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I want to prove the following:

$$\sum_{k=0}^{n}\frac{n!}{k!}(n-k)n^k=n^{n+1}\quad\text{for any $n\in\mathbb N$.}$$ I tried induction and invoking the binomial theorem, to little avail. I’m looking for some quick and dirty solution. Thanks for any hints.


As the answers below reveal, the following update I had added earlier is not really of much use, so I struck it.

Update: After some rearrangements, the left-hand side above can be rewritten as $$\require{enclose} \enclose{horizontalstrike}{n\sum_{k=0}^{n-1}\binom{n-1}{k}n^k(n-k)!}$$ This form seems to suggest resorting to the binomial theorem.

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    $\begingroup$ of course, the $(n-k)$ is telescoping ... $\endgroup$
    – reuns
    Commented May 30, 2016 at 1:03

4 Answers 4

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One way is to rewrite the L.H.S. as a telescoping sum: $\displaystyle\sum_{k=0}^{n}\left(\frac{n!~n^{k+1}}{k!}-\frac{n!~n^k}{(k-1)!}\right)$.

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    $\begingroup$ Good one, thank you very much! $\endgroup$
    – triple_sec
    Commented May 29, 2016 at 23:53
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Can you show $$\sum_{k=0}^m\frac{n!}{k!}(n-k)n^k=\frac{n!}{m!}n^{m+1}$$

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    $\begingroup$ Wow. It looks like I was on the right trick when I looking for induction, only on the wrong variable. This answer is as quick and dirty as it gets. Thank you very much, @Michael! $\endgroup$
    – triple_sec
    Commented May 29, 2016 at 22:51
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Suppose we seek to evaluate

$$\sum_{k=0}^n \frac{n!}{k!} (n-k) n^k = n! n^n \sum_{k=0}^n \frac{n-k}{k!} n^{k-n}.$$

Introduce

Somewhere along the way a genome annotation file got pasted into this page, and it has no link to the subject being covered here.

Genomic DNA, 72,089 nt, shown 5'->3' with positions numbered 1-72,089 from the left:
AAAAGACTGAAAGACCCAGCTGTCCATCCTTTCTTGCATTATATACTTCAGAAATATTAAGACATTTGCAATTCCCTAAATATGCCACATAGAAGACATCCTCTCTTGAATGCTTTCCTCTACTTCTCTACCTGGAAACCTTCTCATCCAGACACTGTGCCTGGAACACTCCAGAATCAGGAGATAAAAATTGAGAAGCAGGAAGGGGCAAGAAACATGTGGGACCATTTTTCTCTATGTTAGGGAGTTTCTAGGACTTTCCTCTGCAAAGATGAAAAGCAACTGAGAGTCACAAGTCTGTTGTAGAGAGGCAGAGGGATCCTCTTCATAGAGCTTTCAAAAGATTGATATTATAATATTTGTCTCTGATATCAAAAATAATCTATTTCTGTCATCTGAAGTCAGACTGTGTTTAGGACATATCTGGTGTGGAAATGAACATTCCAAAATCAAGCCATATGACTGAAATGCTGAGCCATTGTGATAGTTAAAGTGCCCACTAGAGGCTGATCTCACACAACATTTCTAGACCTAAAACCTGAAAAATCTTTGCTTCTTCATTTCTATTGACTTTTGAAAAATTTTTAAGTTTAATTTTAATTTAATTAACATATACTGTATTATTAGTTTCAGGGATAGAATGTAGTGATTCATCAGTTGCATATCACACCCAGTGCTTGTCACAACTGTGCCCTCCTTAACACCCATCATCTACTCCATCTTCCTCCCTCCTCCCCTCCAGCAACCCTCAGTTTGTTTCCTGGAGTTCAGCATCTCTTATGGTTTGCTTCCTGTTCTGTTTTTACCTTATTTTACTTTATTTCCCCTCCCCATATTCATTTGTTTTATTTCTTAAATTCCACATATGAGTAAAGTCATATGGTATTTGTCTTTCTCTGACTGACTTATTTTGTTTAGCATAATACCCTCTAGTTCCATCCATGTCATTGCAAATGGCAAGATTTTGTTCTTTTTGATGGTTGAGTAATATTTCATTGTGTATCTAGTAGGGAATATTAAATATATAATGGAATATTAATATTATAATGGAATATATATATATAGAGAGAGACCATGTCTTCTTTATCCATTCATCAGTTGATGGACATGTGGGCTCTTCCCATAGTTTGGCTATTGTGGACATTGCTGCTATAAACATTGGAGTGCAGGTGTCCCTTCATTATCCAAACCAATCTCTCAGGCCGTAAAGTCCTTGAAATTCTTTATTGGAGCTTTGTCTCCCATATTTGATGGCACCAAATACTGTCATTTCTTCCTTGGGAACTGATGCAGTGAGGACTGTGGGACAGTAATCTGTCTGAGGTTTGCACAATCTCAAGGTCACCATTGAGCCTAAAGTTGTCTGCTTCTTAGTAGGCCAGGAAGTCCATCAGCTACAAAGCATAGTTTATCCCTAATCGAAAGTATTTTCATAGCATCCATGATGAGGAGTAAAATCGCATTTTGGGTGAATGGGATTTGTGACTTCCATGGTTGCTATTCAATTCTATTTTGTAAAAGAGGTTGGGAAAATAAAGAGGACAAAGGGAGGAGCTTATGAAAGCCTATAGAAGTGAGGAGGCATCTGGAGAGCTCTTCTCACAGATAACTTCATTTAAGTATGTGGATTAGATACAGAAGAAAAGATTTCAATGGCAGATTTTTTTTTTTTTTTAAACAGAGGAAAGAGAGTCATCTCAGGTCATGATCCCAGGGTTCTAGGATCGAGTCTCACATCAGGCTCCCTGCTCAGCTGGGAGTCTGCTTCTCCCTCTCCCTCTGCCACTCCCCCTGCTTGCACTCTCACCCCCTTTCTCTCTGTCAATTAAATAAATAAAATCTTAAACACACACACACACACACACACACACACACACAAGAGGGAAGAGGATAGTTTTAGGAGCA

$$n^{k-n} = \frac{1}{2\pi i} \int_{|z|=\epsilon} \frac{z^k}{z^{n+1}} \frac{1}{1-z/n} \; dz.$$

Observe that this integral provides an Iverson bracket, as it vanishes when $k\gt n.$ Therefore we may extend $k$ to infinity.

We get for the sum

$$n! n^n \frac{1}{2\pi i} \int_{|z|=\epsilon} \frac{1}{z^{n+1}} \frac{1}{1-z/n} \sum_{k\ge 0} \frac{n-k}{k!} z^k \; dz \\ = n! n^n \frac{1}{2\pi i} \int_{|z|=\epsilon} \frac{1}{z^{n+1}} \frac{1}{1-z/n} \left(n \exp(z) - z \sum_{k\ge 1} \frac{1}{(k-1)!} z^{k-1}\right) \; dz \\ = n! n^n \frac{1}{2\pi i} \int_{|z|=\epsilon} \frac{1}{z^{n+1}} \frac{n}{n-z} \left(n \exp(z) - z \exp(z)\right) \; dz \\ = n! n^{n+1} \frac{1}{2\pi i} \int_{|z|=\epsilon} \frac{1}{z^{n+1}} \exp(z) \; dz = n! n^{n+1} \frac{1}{n!} = n^{n+1}.$$

This concludes the argument.

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  • $\begingroup$ I’m a little ashamed to admit that I know next to nothing about contour integration on $\mathbb C$... I appreciate your input, though. $\endgroup$
    – triple_sec
    Commented May 30, 2016 at 20:36
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Here’s a combinatorial argument.

Clearly $n^{n+1}$ is the number of functions from $\{0,1,\ldots,n\}$ to $[n]$. If $f$ is any such function, let

$$k_f=\min\left\{k\in[n]:\exists\ell<k\big(f(k)=f(\ell)\big)\right\}\;.$$

For a given $k\in[n]$, how many of these functions have $k_f=k$?

  • There are $n^{\underline k}=n(n-1)\ldots(n-k+1)$ ways to choose $k$ distinct values for $f(0),\ldots,f(k-1)$.
  • There are then $k$ ways to choose one of these values for $f(k)$.
  • And finally there are $n^{n-k}$ ways to choose values for $f(i)$ with $k<i\le n$.

Summing over the possible values of $k$ then yields the result:

$$\begin{align*} n^{n+1}&=\sum_{k=1}^nkn^{\underline k}n^{n-k}\\ &=\sum_{k=0}^nkn^{\underline k}n^{n-k}\\ &=\sum_{k=0}^n(n-k)n^{\underline{n-k}}n^k\\ &=\sum_{k=0}^n\frac{n!}{k!}(n-k)n^k\;. \end{align*}$$

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  • $\begingroup$ (+1). Nice work. (Verified it.) Having these very different methods on one and the same page always makes for an instructive contrast. $\endgroup$ Commented May 30, 2016 at 20:12
  • $\begingroup$ @Marko: I agree, especially in an area like this one in which there really are lots of reasonable ways to attack problems. $\endgroup$ Commented May 30, 2016 at 20:15
  • $\begingroup$ @BrianM.Scott Good one, thank you very much. One minor point: I’m wondering if $k\in[n+1](=\{1,\ldots,n+1\})$ should be replaced with $k\in\{0,\ldots,n\}$ in the definition of $k_f$ for the sake of full transparency. $\endgroup$
    – triple_sec
    Commented May 30, 2016 at 20:34
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    $\begingroup$ @triple_sec: It's not actually wrong, since $[n+1]$ includes all of the possible values, but it's unnecessarily confusing, and it was supposed to be $[n]$, the exact set of possible values. ($0$ can't actually occur.) Thanks for catching it. $\endgroup$ Commented May 30, 2016 at 23:08

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